Foodservice Equipment & Supplies

JUL 2018

Foodservice Equipment & Supplies magazines is an industry resource connecting foodservice operators, equipment and supplies manufacturers and dealers, and facility design consultants.

Issue link: https://fesmag.epubxp.com/i/999143

Contents of this Issue

Navigation

Page 56 of 115

JULY 2018 • FOODSERVICE EQUIPMENT & SUPPLIES • 55 with adjustable shelving dividers mak- ing it easy for staff to separate various items. "Product now comes out of the boxes and the items are organized neatly and everyone can see the inven- tory better," says Palmer. New chrome shelving sits along the wall next to the dry goods storage and keeps dishes much closer for staff. Additional shelving and polymer dunnage racks in the freezer enable everything to remain off the floor here. And, in the walk-in cooler, upgraded shelving replaces mismatched items. The new shelving maximizes corner space by using S-hooks to eliminate corner posts, making it easy for staff to get the most out of the available space. A high-density shelving system in the walk-in cooler also enables staff to use an active aisle system with the goal of maximizing space. Also new: mobile polymer storage racks for pans, polymer dish dollies for banquet dishware and an additional grid wall system to hold utensils. More stor- age was also created above a secondary prep sink area, specifically set up to hold lids. This area was repurposed from its former use as a dish-washing station. A new humidified holding cabinet enables staff to hold items at temperature, and two additional transport holding cabinets make it easier for staff to wheel food across the parking lot. Add to the list six more smaller insulated pan carriers. The Big Reveal and Post-Analysis "The kitchen actually had a lot of space, it just wasn't being used properly. We can be more efficient now with the equipment we have," Palmer says. "The functional- ity of the kitchen greatly improved. It's all in a smaller footprint. It's tighter and just makes sense now." For example, with utensils, Palmer says "everything kind of went in a dumping zone before, now it's in an exact spot. Intuitively now, you put the spatula next to the other spatulas you see on the wall." Another noticeable change for Palmer: "Those old rolling racks that staff push across the property for events, which tended to fall over when they hit gravel, we can now push with one finger." A number of people on the staff avoided peeking in to check the proj- ect's progress, instead opting for the big reveal. It didn't disappoint. "Everyone agrees it's amazing," says Palmer. He's now noticing some side ben- efits that extend beyond the kitchen. For starters, one executive saw what a difference a little spackle and paint can make, which made the team want to touch up other areas on the property. "There is a domino effect going on right now," Palmer says of the after- math of the makeover. "For example, moving the dry storage to a different area opened up space for paper prod- ucts in that old room, which ultimately gave the housemen a better spot to store tables and chairs." Palmer notes that he also found some new best friends along the way as multiple personnel on property would wander by to ask about old shelving as it moved out to make way for new units. "Everything was repurposed," he says, "and those old painted shelves work just fine for maintenance to store paint cans and the like." Beyond even the increase in functional workspace, Palmer says he's thrilled to realize it makes people feel better about coming to work. "It's fun to watch the team take the space over." The end result is just as rewarding for Palmer, who after a two-year tenure at the facility continues to aim high with foodservice plans. "Getting this kitchen space organized frees up my brainpower to focus elsewhere," Palmer says. "It's impossible to do everything I want to do here in one fell swoop. So, I'm doing it in pieces." The property's Village Blacksmith restaurant is definitely on Palmer's short list as a future project. He's itch- ing to revive the now defunct steak- house with a farm-to-table concept specializing in local everything. The property connects directly to the con- ference center kitchen, making it easily serviceable for staff. "It's a great property and I love being here," says Palmer. "I'm thrilled with the growth and gains we've made so far. I'm thankful the property here has enough areas to keep me busy for a while." FE&S For more before and after photos, and additional information regarding the makeover, visit fesmag.com/ksm Left: Chef Dan Palmer's ready to put the newly reorganized, more ef- ficient kitchen to work. Above left: Dividers on the new shelving units help keep tabletop items in defined zones. Above right: New transport cabinets reduce the risk of food tipping over when staff push them across the property.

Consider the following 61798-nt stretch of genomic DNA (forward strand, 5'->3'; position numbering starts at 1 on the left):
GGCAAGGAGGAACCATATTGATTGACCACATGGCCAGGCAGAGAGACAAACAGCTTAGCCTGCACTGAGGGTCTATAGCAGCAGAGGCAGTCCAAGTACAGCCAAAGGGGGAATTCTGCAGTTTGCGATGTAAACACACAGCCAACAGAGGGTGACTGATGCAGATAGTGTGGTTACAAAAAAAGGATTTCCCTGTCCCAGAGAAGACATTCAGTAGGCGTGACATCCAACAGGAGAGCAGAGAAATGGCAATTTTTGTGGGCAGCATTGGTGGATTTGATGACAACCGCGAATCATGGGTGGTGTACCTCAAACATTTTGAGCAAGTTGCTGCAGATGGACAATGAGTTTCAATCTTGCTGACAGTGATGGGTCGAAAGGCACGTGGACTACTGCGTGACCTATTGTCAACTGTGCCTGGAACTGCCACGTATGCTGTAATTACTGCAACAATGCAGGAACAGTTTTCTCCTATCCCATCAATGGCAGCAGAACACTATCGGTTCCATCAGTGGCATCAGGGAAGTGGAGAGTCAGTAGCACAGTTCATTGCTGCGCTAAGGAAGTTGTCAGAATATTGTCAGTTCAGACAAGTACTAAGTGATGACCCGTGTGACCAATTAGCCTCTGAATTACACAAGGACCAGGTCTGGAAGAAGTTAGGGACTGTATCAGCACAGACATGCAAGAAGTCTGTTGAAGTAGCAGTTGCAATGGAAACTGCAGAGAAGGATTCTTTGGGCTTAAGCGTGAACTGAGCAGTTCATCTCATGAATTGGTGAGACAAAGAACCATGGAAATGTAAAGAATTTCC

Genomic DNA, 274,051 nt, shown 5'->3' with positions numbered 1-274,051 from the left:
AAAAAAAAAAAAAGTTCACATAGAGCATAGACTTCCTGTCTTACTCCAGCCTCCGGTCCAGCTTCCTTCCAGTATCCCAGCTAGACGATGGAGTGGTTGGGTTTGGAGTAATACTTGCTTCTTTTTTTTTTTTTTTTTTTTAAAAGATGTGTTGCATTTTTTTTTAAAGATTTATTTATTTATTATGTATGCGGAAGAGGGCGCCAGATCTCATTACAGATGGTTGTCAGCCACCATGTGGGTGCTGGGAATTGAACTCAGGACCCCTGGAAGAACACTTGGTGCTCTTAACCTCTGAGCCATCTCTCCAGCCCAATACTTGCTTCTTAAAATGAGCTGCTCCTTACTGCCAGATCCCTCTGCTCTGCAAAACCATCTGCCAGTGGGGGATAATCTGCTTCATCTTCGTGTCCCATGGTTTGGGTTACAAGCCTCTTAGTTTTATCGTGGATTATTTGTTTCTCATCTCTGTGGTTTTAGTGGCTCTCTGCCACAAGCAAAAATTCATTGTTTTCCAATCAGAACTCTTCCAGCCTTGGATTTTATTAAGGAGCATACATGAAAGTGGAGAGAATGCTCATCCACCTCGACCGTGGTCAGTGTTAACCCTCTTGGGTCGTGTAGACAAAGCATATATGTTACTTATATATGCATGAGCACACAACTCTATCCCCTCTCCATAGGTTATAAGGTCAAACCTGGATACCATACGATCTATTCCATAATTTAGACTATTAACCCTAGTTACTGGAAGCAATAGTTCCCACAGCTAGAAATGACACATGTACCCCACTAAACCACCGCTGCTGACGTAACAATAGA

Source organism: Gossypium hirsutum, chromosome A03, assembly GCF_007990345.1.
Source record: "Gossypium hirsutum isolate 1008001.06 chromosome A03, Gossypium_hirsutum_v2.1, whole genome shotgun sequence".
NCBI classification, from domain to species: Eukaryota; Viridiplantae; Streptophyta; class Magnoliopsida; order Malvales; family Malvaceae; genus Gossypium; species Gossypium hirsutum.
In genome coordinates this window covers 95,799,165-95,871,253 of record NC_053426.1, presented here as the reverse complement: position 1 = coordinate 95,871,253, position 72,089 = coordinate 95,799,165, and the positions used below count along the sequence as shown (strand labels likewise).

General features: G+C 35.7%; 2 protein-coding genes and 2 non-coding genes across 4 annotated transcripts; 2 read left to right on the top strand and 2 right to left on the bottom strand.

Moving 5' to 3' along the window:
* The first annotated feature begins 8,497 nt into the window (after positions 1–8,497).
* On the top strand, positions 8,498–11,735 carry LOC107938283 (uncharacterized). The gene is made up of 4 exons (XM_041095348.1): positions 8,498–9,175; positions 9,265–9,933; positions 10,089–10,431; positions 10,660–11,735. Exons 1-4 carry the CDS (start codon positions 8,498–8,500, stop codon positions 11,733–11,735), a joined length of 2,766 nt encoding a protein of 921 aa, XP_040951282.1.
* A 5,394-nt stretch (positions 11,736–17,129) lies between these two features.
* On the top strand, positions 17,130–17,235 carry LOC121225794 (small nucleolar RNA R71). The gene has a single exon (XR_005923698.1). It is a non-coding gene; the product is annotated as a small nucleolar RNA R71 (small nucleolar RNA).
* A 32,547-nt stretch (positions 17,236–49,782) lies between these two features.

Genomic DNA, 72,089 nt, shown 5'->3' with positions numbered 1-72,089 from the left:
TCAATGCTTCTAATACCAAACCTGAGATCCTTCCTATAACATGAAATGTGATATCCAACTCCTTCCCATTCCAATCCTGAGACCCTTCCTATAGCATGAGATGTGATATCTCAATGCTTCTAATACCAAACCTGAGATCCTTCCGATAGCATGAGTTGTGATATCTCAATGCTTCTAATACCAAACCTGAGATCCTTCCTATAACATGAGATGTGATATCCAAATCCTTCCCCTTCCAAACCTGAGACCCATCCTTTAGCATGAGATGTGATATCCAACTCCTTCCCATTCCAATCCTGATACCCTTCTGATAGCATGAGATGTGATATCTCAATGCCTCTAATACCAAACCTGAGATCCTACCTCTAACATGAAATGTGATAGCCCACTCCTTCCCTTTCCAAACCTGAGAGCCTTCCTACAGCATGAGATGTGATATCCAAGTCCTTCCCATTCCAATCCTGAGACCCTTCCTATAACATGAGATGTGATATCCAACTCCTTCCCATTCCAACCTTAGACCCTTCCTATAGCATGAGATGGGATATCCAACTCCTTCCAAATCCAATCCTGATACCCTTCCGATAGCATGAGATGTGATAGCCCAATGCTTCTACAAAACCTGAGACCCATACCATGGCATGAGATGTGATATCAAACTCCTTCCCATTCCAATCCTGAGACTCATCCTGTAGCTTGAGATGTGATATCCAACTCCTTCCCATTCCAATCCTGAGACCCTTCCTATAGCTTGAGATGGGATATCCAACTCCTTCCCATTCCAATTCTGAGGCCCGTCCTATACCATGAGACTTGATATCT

Articles in this issue

Links on this page

Archives of this issue

view archives of Foodservice Equipment & Supplies - JUL 2018